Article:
A Kick in the Teeth
has said repeatedly that he wants voters to
judge him on how well he improves New York
City’s public schools. Research shows
that the most important factor in improving
schools is having a qualified teacher in every
classroom, so it would seem logical for the
Mayor to make his first priority the recruitment
and retention of good teachers.
But, sad to say,
he is doing just the opposite. The administration’s most recent proposal for a new teachers’ contract
to replace the one that expired last May 31
is a kick in the teeth to teachers, not to
mention students and parents.
The Mayor’s proposal eliminates limits on class sizes, would make schools less safe and impair teachers’ ability to teach. It would cut mentoring for new teachers and remove provisions meant to protect educators from tyrannical and incompetent supervisors. Furthermore, the city’s
proposal would effectively impose a 20 percent
pay cut on teachers by adding 18 unpaid days
to the school year, including eliminating holidays
such as Yom Kippur and the Christmas, mid-winter
and spring breaks.
How is such a proposal supposed to attract, keep and support qualified teachers? I talk to thousands of teachers, and I have not met one who would work under the conditions the Mayor proposed. And what parent would want to send a child to a school where there were no limits on class size and where teachers had no voice on a range of other issues, including safety and environmental standards?
to say, the United Federation of Teachers unequivocally
rejected the city’s proposal.
Problems with mayoral control: Last
September marked the beginning of the first
school year with Mayor Bloomberg having direct
control of the city’s public schools.
He reorganized the school system under a plan
he dubbed Children First.
was designed to make the system more responsive,
but its implementation has left much to be
desired. Since September, school safety has
suffered greatly because the reorganization
provided schools with no effective means of
coping with disruptive or violent students.
Students who assaulted other students—or teachers—were
often back in the same schools the next day.
The Mayor and
Chancellor often complain that the teachers’ contract is too detailed and ties the hands of management. But look at what they complain about: The ceilings that keep class sizes from growing are part of that contract, as are the requirements that safety infractions and violent incidents be reported. Without those provisions, which would be eliminated under the Mayor’s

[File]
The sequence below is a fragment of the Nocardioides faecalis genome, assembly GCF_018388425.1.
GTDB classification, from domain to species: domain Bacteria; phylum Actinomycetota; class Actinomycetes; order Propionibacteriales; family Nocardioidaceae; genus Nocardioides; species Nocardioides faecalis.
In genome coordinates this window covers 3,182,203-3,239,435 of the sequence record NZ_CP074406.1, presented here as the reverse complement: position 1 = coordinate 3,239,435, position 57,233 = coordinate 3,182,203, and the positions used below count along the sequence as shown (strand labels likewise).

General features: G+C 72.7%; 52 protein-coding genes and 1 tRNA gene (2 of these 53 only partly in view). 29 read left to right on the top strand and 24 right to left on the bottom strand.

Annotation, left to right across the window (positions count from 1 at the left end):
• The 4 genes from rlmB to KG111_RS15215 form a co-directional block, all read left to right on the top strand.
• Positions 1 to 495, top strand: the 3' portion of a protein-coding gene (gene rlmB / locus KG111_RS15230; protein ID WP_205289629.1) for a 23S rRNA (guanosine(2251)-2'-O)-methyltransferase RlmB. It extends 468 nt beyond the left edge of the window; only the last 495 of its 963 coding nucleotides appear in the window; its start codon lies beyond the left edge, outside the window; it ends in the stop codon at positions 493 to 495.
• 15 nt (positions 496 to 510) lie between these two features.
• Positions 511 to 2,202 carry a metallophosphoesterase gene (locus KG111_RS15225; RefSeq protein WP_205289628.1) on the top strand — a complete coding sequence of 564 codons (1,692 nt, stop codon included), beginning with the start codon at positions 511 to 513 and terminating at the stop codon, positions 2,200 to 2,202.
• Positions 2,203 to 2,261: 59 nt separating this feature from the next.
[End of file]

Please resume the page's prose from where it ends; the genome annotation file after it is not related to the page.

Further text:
new proposal, we never could have gotten the
Mayor to focus on this key problem.
Micromanaging teachers: The
administration has also wasted too much time
and energy on over-regulating and micro-managing
teachers in their classrooms—insisting that teachers focus on issues such as where rocking chairs are placed in classrooms and how many thumbtacks are on bulletin boards. When it comes to addressing the things that really matter to education—qualified teachers, smaller class sizes and enough equipment and supplies—the Mayor’s
reorganization is woefully inadequate.
A recent New
York Times editorial said, “The Bloomberg administration would have smoother sailing if it took a less hostile attitude toward teachers and the union that represents them. The United Federation of Teachers in New York is far more enlightened than the unions that dominate other cities and has been a cooperative partner in the city’s
most successful school experiments.”
The Mayor does
not have a reputation for being a good listener.
But he should know that New Yorkers are too
smart to be fooled by any attempts to scapegoat
teachers for the system’s own failings. And when it’s
time for voters to judge him on how well the
schools are faring, the Mayor will need to
show that he has learned to work with teachers
and parents to actually make the schools better.#